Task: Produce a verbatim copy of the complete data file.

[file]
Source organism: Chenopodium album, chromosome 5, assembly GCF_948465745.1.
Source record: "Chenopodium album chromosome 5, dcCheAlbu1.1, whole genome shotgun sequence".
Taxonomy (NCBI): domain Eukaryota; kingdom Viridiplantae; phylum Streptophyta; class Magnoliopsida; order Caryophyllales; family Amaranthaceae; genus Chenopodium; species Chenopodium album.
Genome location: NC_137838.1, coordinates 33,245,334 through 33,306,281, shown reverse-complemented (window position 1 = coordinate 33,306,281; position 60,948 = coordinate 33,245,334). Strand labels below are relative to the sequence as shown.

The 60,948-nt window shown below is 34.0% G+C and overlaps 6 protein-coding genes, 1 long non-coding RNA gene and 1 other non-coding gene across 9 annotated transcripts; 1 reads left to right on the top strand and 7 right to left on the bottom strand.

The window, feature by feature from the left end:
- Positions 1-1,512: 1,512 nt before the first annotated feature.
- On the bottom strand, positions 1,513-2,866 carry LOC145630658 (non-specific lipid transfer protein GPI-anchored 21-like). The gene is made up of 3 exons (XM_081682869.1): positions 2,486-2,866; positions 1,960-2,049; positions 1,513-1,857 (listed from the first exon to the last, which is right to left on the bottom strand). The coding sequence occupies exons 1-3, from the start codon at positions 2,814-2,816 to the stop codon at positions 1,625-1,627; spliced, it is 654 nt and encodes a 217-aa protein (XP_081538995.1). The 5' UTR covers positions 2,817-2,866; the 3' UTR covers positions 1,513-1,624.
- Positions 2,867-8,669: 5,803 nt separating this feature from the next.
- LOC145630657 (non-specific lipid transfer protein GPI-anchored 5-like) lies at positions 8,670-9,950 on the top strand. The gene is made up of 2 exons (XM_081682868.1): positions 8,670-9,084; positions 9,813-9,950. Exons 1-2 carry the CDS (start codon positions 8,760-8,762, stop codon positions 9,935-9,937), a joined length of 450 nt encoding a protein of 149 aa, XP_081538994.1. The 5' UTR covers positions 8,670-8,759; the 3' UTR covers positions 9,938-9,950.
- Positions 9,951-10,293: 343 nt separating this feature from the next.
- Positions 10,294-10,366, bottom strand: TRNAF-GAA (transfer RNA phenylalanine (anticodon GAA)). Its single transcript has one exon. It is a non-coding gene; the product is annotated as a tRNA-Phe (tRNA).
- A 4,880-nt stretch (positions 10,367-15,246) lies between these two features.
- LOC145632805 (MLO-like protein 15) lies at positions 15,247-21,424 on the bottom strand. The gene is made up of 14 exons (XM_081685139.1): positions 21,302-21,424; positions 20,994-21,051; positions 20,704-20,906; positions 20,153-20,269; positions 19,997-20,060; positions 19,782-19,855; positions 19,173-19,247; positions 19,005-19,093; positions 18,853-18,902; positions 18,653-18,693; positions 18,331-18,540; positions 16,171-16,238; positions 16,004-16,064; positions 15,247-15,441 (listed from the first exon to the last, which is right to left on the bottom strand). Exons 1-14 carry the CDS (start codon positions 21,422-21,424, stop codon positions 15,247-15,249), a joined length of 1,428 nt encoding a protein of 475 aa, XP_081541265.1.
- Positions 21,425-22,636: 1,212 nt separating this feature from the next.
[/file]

Source organism: Chenopodium album, chromosome 5, assembly GCF_948465745.1.
Source record: "Chenopodium album chromosome 5, dcCheAlbu1.1, whole genome shotgun sequence".
Taxonomy (NCBI): domain Eukaryota; kingdom Viridiplantae; phylum Streptophyta; class Magnoliopsida; order Caryophyllales; family Amaranthaceae; genus Chenopodium; species Chenopodium album.
Genome location: NC_137838.1, coordinates 33,245,334 through 33,306,281, shown reverse-complemented (window position 1 = coordinate 33,306,281; position 60,948 = coordinate 33,245,334). Strand labels below are relative to the sequence as shown.

The 60,948-nt window shown below is 34.0% G+C and overlaps 6 protein-coding genes, 1 long non-coding RNA gene and 1 other non-coding gene across 9 annotated transcripts; 1 reads left to right on the top strand and 7 right to left on the bottom strand.

The window, feature by feature from the left end:
- Positions 1-1,512: 1,512 nt before the first annotated feature.
- On the bottom strand, positions 1,513-2,866 carry LOC145630658 (non-specific lipid transfer protein GPI-anchored 21-like). The gene is made up of 3 exons (XM_081682869.1): positions 2,486-2,866; positions 1,960-2,049; positions 1,513-1,857 (listed from the first exon to the last, which is right to left on the bottom strand). The coding sequence occupies exons 1-3, from the start codon at positions 2,814-2,816 to the stop codon at positions 1,625-1,627; spliced, it is 654 nt and encodes a 217-aa protein (XP_081538995.1). The 5' UTR covers positions 2,817-2,866; the 3' UTR covers positions 1,513-1,624.
- Positions 2,867-8,669: 5,803 nt separating this feature from the next.
- LOC145630657 (non-specific lipid transfer protein GPI-anchored 5-like) lies at positions 8,670-9,950 on the top strand. The gene is made up of 2 exons (XM_081682868.1): positions 8,670-9,084; positions 9,813-9,950. Exons 1-2 carry the CDS (start codon positions 8,760-8,762, stop codon positions 9,935-9,937), a joined length of 450 nt encoding a protein of 149 aa, XP_081538994.1. The 5' UTR covers positions 8,670-8,759; the 3' UTR covers positions 9,938-9,950.
- Positions 9,951-10,293: 343 nt separating this feature from the next.
- Positions 10,294-10,366, bottom strand: TRNAF-GAA (transfer RNA phenylalanine (anticodon GAA)). Its single transcript has one exon. It is a non-coding gene; the product is annotated as a tRNA-Phe (tRNA).
- A 4,880-nt stretch (positions 10,367-15,246) lies between these two features.
- LOC145632805 (MLO-like protein 15) lies at positions 15,247-21,424 on the bottom strand. The gene is made up of 14 exons (XM_081685139.1): positions 21,302-21,424; positions 20,994-21,051; positions 20,704-20,906; positions 20,153-20,269; positions 19,997-20,060; positions 19,782-19,855; positions 19,173-19,247; positions 19,005-19,093; positions 18,853-18,902; positions 18,653-18,693; positions 18,331-18,540; positions 16,171-16,238; positions 16,004-16,064; positions 15,247-15,441 (listed from the first exon to the last, which is right to left on the bottom strand). Exons 1-14 carry the CDS (start codon positions 21,422-21,424, stop codon positions 15,247-15,249), a joined length of 1,428 nt encoding a protein of 475 aa, XP_081541265.1.
- Positions 21,425-22,636: 1,212 nt separating this feature from the next.